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Ads by David Fincher

Ads by David Fincher

From thrillers to tech, David Fincher's mastery extends beyond film. Witness his iconic iPhone 3G ad, the heartfelt story of NFL stars in his Nike ad, and his normcore vision for GAP.

3 min read
May 24, 2024

He's known for his meticulous attention to detail, dark and atmospheric thrillers, and ability to extract raw emotion from actors through countless takes. 

David Fincher, a filmmaking titan, has returned with a new Netflix release, “The Killer,” starring Michael Fassbender and Tilda Swinton. But beyond the flashy premiere and A-list cast lies a career spanning not just iconic feature films like “Seven,” “Fight Club,” and “The Social Network,” but also a lesser-known mastery of the advertising world, where he's crafted breathtaking visuals for brands like Apple and Nike. 

So, buckle up and enjoy some of his great work in advertising.


While Apple's first iPhone, released the year before, was a hit, the iPhone 3G truly revolutionized the industry. Although it is common for new technologies to find their footing in early iterations, 3G took things to a whole new level.

With the brand new 3G network (a significant leap from the previous 2G), an SDK for app development, upgraded hardware featuring built-in GPS, and increased storage, the iPhone 3G outpaced major competitors like Nokia, Blackberry, and Microsoft in a single quarter. 

Smartphone market share 2000's

David Fincher's iconic ad for the iPhone 3G captured its transformative essence. With its spy thriller theme, high-tech visuals, and Robert Downey Jr.'s voiceover (fresh off his Iron Man success), the ad cemented the iPhone's image as a sleek, powerful device for the digital age.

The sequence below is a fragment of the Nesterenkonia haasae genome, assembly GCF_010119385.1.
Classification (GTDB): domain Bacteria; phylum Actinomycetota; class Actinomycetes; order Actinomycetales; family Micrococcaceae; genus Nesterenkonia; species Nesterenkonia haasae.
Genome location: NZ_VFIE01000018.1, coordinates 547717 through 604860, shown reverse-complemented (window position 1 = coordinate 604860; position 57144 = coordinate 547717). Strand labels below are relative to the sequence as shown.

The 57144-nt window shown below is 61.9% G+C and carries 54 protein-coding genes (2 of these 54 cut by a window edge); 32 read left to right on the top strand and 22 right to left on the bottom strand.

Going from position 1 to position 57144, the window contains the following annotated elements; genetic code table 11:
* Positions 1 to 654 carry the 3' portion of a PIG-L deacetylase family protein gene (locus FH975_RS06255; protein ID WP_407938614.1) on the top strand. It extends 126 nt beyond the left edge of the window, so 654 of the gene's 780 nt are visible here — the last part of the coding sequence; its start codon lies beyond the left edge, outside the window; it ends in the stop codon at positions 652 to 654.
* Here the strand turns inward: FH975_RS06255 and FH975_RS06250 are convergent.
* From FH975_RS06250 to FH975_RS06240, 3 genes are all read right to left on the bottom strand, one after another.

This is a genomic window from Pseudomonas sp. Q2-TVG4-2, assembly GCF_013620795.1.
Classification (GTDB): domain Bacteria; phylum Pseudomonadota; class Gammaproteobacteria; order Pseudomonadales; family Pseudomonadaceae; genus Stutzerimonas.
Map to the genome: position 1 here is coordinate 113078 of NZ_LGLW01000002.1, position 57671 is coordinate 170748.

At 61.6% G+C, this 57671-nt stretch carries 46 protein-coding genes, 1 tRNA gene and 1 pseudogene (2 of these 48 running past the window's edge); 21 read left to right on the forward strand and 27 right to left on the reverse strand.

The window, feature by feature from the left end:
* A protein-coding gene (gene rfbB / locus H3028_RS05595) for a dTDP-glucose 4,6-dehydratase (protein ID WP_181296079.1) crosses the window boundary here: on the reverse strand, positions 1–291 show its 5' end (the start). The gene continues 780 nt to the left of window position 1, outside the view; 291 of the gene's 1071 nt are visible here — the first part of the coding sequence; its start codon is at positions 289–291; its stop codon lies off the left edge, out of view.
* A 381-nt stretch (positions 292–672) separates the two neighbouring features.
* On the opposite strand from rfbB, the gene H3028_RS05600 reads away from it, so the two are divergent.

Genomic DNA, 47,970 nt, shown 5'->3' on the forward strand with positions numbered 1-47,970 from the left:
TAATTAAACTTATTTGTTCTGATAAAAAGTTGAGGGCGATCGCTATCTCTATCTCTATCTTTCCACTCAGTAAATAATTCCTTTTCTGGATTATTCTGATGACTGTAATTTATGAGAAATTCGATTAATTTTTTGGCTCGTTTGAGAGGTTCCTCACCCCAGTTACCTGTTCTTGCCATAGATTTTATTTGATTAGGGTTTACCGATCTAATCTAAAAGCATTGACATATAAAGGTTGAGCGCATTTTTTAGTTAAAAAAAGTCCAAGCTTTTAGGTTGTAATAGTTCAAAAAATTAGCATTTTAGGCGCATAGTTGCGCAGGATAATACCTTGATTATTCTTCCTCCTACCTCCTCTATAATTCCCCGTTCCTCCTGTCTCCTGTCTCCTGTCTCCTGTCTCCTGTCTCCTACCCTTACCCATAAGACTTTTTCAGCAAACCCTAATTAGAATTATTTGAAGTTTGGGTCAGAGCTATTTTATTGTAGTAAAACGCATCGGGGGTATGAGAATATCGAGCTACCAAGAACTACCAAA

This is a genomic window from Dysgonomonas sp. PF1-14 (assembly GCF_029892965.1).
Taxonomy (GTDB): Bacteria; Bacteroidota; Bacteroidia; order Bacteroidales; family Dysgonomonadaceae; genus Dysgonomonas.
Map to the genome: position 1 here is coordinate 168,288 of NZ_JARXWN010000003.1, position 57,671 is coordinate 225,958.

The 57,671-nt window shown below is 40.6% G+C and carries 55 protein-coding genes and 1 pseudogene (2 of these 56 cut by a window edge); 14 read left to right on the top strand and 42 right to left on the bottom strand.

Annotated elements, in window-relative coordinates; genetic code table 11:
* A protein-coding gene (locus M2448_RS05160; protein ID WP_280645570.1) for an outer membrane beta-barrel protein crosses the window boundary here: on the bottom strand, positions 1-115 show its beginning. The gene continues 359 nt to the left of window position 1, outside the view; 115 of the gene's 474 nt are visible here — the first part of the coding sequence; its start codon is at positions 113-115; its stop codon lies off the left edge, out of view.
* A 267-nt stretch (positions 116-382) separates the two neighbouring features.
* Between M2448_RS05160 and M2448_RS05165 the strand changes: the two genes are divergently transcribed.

Fun fact: The ad's soundtrack was a remixed version of "$165 Million + Interest (Intro)" from the movie Ocean's Twelve, composed by David Holmes.

Nike — Fate

This ad follows the lives of two real American football players, Troy Polamalu and LaDainian Tomlinson, from birth to playing together in the NFL.

A fun fact about his ad is that Fincher is against doing ads for the simple idea of showcasing the product and being “too commercial.” We can see clearly in this case that the ad is about the journey and the growth of the two players. 

As he puts it in his own words:

‘I'm totally anti-commercialism. I would never do commercials where people hold the product by their head and tell you how great it is; I just wouldn't do that stuff. It's all inference. . . The Levis commercials I did weren't really about jeans, the Nike commercials weren't about shoes.’

GAP — Dress Normal





Facing a slump in the Fall of 2014, Gap needed a bold move to revive its fortunes. Their solution? A high-profile campaign featuring A-listers like Elizabeth Moss, Michael K. Williams, and Jena Malone. 

Gap partnered with David Fincher to craft four short films for their TV placements.

These weren't your typical fashion ads. Instead, Fincher embraced the emerging “normcore” trend, a deliberate rejection of flashy labels and trends favoring everyday, unassuming clothing. The films, devoid of designer logos and runway strutting, captured the essence of normcore with a raw, relatable authenticity.

While initially met with mixed reactions, this approach sparked conversation and ultimately helped Gap regain momentum. The campaign's success demonstrated the power of embracing unconventional strategies and tapping into cultural currents to stand out in a crowded marketplace.

Wrapped up by the sound of Stereophonics — Maybe Tomorrow — Live from Dakota / 2005

About the author
Mario Neto
Mario Neto
Americana, Brazil

Mario is a Content Specialist at Revealbot. He's passionate about creating engaging and educative content. When not writing, he’s binging TV shows or learning something completely random. 🤓

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